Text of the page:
A couple of times a year, generally around Labor Day / the autumnal equinox / Rosh Hashanah / my birthday / the start of school (give or take a couple of weeks), I go through a full-blown crisis of direction and self. Our summer is over and the reality of our real lives bombards me. I look at all that we have accumulated:
- possessions, out-grown clothes, gum wrappers (and recycling - why so many papers?!)
- time commitments and obligations (when did we sign up for all this?!)
- a muffin top and high blood pressure (hopefully it is just the stress and lack of yoga)
- homework, chores, errands, tasks, spreadsheets, & lists (so much mind-numbing monotony & busy work)
- cobwebs and weeds and dust-bunnies (everywhere!)
- bills and a dwindling bank account (I thought we were living frugally)
And I quickly become over-whelmed with all that threatens to close in on us. I look around and wonder how it got like this. By living day to day I've allowed life to encroach so that I'm actually no longer living; I'm just maintaining all that has accumulated. All this chasing is exhausting and I find myself laying in a stupor with a glass of boxed wine, in front of the TV, surfing pinterest, or with a cotton candy escapism book and dreading what comes next. Obviously, not the way I want to live.
I just read a fantastic blog about becoming a minimalist. Joshua Becker talks about the enlightenment that came when he realized how much of his time and energy were being wasted on possessions. It reminded me why this happens every September. We've spent the summer living without entrapments and instead taking time to simply breathe and think. We have very few electronics / screens to obsess over. We have only marginal time or energy commitments to weigh us down. We eventually return home, or to our real life, that although clean, is full to the point of being packed; not just with possessions, but our space, time, energy, and talents are all at their max.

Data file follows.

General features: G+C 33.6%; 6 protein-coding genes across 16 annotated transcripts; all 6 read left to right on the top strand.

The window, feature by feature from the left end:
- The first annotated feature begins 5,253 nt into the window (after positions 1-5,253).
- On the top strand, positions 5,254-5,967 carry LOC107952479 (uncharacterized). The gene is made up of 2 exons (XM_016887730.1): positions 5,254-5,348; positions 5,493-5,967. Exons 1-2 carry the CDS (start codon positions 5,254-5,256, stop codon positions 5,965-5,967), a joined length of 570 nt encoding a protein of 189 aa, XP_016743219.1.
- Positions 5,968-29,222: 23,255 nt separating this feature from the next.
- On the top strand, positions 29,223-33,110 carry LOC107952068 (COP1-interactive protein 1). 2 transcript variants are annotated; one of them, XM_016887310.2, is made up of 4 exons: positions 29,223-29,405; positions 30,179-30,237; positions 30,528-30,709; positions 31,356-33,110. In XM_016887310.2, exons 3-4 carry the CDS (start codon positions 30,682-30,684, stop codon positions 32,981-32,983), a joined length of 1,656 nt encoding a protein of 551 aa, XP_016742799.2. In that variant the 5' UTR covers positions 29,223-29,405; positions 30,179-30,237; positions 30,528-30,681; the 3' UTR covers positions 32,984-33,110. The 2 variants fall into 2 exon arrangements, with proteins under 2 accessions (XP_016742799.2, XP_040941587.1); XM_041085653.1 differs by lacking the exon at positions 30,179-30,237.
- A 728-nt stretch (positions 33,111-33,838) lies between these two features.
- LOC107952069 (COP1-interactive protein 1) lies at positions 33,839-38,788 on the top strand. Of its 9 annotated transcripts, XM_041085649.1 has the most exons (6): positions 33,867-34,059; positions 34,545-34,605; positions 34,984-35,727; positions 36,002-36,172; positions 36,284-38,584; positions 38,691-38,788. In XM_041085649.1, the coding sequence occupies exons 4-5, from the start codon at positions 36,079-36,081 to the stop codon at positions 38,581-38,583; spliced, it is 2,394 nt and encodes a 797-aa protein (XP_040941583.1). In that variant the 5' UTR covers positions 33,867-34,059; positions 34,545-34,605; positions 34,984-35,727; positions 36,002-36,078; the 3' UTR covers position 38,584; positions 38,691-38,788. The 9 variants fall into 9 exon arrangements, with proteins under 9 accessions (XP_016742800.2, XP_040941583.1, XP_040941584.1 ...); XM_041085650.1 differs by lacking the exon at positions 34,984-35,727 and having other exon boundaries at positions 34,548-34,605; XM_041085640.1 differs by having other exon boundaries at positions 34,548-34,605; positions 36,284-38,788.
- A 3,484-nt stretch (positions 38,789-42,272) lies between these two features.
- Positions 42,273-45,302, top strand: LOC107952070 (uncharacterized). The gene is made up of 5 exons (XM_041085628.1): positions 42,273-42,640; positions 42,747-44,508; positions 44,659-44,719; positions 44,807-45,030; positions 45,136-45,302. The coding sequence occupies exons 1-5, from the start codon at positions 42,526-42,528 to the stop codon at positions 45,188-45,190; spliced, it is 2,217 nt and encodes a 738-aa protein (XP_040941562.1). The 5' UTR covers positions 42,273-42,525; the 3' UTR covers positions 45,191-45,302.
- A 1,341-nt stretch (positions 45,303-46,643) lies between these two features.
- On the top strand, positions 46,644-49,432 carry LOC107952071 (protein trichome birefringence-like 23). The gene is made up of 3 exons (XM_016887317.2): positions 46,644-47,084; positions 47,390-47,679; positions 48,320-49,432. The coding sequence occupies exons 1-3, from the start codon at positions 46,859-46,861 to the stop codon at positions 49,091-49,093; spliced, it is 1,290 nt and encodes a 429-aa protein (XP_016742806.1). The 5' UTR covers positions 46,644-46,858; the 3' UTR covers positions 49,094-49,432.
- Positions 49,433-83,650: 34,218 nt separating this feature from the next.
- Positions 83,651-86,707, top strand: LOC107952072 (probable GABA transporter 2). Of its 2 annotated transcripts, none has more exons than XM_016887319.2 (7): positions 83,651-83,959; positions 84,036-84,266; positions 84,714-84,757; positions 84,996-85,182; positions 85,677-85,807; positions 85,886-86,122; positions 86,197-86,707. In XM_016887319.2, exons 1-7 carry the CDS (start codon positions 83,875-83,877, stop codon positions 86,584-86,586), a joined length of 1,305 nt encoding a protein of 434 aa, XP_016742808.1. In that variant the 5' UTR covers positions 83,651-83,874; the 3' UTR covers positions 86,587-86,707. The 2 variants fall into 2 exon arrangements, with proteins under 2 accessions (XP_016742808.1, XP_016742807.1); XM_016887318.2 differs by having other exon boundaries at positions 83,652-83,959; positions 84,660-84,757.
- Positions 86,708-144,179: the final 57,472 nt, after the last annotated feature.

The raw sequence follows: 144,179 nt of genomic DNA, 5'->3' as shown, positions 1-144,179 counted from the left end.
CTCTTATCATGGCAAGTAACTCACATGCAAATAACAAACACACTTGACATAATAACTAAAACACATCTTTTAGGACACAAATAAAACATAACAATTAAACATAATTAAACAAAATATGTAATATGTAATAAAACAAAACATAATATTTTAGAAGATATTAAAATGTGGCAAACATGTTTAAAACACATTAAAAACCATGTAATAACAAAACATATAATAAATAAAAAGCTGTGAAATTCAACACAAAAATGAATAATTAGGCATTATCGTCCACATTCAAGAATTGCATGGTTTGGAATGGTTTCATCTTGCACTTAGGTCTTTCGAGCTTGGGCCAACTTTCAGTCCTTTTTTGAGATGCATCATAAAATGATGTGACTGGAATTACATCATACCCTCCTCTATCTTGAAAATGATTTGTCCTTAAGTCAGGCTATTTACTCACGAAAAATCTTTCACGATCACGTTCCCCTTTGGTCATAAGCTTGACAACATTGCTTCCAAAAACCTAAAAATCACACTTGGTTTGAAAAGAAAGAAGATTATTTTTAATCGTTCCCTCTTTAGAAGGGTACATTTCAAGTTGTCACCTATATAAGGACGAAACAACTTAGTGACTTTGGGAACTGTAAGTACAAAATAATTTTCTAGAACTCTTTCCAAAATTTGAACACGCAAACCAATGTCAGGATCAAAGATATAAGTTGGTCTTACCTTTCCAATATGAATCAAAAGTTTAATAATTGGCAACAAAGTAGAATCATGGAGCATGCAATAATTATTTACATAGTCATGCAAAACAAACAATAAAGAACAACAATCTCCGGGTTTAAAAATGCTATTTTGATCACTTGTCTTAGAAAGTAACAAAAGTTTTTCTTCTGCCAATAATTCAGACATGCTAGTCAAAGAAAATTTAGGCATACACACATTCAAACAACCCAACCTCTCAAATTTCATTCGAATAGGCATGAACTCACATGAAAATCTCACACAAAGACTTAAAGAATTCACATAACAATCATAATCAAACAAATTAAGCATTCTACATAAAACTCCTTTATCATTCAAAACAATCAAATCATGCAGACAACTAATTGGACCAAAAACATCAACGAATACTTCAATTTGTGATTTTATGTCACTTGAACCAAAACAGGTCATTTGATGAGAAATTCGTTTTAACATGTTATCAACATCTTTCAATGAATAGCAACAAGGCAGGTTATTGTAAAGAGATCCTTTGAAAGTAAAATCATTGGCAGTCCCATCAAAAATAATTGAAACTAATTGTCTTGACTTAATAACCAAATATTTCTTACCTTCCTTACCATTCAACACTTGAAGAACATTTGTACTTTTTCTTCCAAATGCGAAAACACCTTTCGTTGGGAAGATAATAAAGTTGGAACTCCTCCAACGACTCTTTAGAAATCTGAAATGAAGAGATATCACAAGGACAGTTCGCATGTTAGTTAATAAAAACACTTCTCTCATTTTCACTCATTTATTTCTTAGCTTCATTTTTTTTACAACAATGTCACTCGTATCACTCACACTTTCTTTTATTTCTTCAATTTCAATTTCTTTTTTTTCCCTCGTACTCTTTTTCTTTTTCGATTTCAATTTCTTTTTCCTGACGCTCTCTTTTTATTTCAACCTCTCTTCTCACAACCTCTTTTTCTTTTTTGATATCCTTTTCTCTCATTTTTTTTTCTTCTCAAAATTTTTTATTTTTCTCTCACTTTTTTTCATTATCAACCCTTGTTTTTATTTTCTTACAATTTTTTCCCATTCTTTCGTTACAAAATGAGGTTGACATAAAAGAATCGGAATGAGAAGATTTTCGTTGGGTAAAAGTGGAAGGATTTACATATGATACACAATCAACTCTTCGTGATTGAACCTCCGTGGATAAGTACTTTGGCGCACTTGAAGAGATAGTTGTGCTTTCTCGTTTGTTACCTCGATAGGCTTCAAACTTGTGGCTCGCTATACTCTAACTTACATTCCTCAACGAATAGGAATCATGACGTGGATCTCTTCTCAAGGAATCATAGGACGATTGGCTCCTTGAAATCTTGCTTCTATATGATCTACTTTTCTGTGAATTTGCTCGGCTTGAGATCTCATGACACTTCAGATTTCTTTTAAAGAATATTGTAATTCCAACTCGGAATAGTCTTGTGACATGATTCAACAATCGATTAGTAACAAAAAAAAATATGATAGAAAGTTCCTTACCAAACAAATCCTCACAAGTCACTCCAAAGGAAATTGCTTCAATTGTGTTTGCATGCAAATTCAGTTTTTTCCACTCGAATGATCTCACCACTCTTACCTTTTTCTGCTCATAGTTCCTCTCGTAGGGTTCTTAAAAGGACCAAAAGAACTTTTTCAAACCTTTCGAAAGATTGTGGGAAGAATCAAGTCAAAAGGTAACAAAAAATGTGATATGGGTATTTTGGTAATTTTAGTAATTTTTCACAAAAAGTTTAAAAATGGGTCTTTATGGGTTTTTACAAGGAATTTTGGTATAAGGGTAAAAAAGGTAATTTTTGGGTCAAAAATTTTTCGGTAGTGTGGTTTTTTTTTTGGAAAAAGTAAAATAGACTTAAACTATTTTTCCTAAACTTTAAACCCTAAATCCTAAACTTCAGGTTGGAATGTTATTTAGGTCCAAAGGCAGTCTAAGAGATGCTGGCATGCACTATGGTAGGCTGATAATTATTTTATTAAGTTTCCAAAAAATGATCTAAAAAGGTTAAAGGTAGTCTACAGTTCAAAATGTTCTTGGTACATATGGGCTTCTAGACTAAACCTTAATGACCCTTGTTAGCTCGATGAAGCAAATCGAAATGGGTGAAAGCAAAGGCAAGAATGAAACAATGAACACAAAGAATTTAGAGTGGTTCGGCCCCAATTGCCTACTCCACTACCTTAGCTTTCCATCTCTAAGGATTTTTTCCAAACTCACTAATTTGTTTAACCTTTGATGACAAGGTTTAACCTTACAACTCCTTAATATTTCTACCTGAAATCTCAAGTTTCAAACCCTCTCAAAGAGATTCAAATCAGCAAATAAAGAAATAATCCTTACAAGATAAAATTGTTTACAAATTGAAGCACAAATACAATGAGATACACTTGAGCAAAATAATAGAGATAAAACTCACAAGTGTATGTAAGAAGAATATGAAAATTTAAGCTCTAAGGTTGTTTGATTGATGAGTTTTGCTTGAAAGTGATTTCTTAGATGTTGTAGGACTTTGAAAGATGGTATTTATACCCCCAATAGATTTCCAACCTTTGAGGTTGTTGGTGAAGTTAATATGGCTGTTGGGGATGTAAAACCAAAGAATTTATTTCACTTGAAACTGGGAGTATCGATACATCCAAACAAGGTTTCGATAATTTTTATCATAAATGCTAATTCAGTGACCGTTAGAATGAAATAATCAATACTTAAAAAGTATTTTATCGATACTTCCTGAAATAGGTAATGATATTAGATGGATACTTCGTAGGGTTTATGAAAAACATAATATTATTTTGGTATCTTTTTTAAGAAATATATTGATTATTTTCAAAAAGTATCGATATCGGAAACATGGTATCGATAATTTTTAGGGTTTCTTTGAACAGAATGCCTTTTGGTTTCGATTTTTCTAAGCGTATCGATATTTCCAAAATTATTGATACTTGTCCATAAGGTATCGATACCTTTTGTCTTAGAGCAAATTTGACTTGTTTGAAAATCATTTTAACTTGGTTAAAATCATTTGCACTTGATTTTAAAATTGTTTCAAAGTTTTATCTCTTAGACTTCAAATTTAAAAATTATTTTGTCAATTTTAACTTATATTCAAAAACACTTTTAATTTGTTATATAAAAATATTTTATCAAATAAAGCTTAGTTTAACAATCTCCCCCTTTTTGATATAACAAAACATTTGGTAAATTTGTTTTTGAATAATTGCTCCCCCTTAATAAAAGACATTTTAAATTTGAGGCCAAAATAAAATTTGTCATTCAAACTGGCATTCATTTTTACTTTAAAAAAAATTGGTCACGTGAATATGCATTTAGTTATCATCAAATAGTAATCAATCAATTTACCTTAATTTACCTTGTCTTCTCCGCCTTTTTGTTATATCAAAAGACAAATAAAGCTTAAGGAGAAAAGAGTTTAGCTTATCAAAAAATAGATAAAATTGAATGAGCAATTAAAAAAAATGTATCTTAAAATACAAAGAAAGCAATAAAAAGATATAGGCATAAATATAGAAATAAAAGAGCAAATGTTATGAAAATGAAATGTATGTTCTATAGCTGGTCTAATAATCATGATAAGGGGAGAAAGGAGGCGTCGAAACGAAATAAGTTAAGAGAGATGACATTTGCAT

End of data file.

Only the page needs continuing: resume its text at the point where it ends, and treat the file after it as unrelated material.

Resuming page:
It is sort of unrealistic for us to physically downsize (mostly because we are underwater on our house) but it is possible to accumulate less, in fact, clear-out what we do have. We can't cancel all of our obligations or commitments or homework but we can limit the insanity by focusing on relationships and priorities rather than just opportunities. We can't starve but we can eat simply. We can cut back on screens and refresh our souls. I can bring the simplicity of the summer into the other three quarters of our lives.
I personally have always held a barometer for our family and right now, I look at our family and know that it is in a dangerously high pressure zone. The fine line between boredom and over-scheduled has been breached. I need to make an effort to personally refocus, refresh, and prioritize, which Aunt Tish (mother of four grown kids, mentor, and friend) reminded me of in her most recent blog. She encourages moms especially to take at least 4 hours a week for support and solitude; time to commune with supportive friends (thankfully, I've had no shortage of that) and find moments of inner peace (totally lacking).
As parents, we (especially me) need to remember in all this chasing, we are not doing our family (or ourselves) any favors. A peaceful life will give ourselves, our Dear Lovers, and our Children more grounding and happiness than the newest stuff or the most wonderful opportunities, because isn't there always more new stuff to possess and aren't they all great opportunities?
So today, in the tradition and spirit of Rosh Hashanah, I am re-prioritizing. I am clearing out the internal and external clutter to uncover that Simple Sanity that I know is buried under this mess somewhere.